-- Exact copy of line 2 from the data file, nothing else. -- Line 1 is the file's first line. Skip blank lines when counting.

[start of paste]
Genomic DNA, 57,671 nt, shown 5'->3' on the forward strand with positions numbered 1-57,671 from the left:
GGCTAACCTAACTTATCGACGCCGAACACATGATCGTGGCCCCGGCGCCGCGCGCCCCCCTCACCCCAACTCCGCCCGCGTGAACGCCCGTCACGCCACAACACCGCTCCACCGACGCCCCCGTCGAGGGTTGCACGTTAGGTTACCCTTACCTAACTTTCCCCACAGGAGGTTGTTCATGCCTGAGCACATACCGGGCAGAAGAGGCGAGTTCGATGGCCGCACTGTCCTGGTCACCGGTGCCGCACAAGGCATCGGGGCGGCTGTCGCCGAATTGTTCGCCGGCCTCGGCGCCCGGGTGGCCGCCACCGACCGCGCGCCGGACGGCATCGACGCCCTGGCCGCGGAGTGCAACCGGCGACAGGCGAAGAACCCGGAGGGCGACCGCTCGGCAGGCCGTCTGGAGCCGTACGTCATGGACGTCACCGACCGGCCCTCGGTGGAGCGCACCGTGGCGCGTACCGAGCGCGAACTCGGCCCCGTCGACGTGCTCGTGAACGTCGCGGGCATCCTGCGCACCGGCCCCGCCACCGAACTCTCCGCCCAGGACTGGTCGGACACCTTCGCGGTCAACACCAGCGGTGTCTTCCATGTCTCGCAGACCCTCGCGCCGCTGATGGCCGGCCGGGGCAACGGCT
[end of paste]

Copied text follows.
GGCTAACCTAACTTATCGACGCCGAACACATGATCGTGGCCCCGGCGCCGCGCGCCCCCCTCACCCCAACTCCGCCCGCGTGAACGCCCGTCACGCCACAACACCGCTCCACCGACGCCCCCGTCGAGGGTTGCACGTTAGGTTACCCTTACCTAACTTTCCCCACAGGAGGTTGTTCATGCCTGAGCACATACCGGGCAGAAGAGGCGAGTTCGATGGCCGCACTGTCCTGGTCACCGGTGCCGCACAAGGCATCGGGGCGGCTGTCGCCGAATTGTTCGCCGGCCTCGGCGCCCGGGTGGCCGCCACCGACCGCGCGCCGGACGGCATCGACGCCCTGGCCGCGGAGTGCAACCGGCGACAGGCGAAGAACCCGGAGGGCGACCGCTCGGCAGGCCGTCTGGAGCCGTACGTCATGGACGTCACCGACCGGCCCTCGGTGGAGCGCACCGTGGCGCGTACCGAGCGCGAACTCGGCCCCGTCGACGTGCTCGTGAACGTCGCGGGCATCCTGCGCACCGGCCCCGCCACCGAACTCTCCGCCCAGGACTGGTCGGACACCTTCGCGGTCAACACCAGCGGTGTCTTCCATGTCTCGCAGACCCTCGCGCCGCTGATGGCCGGCCGGGGCAACGGCT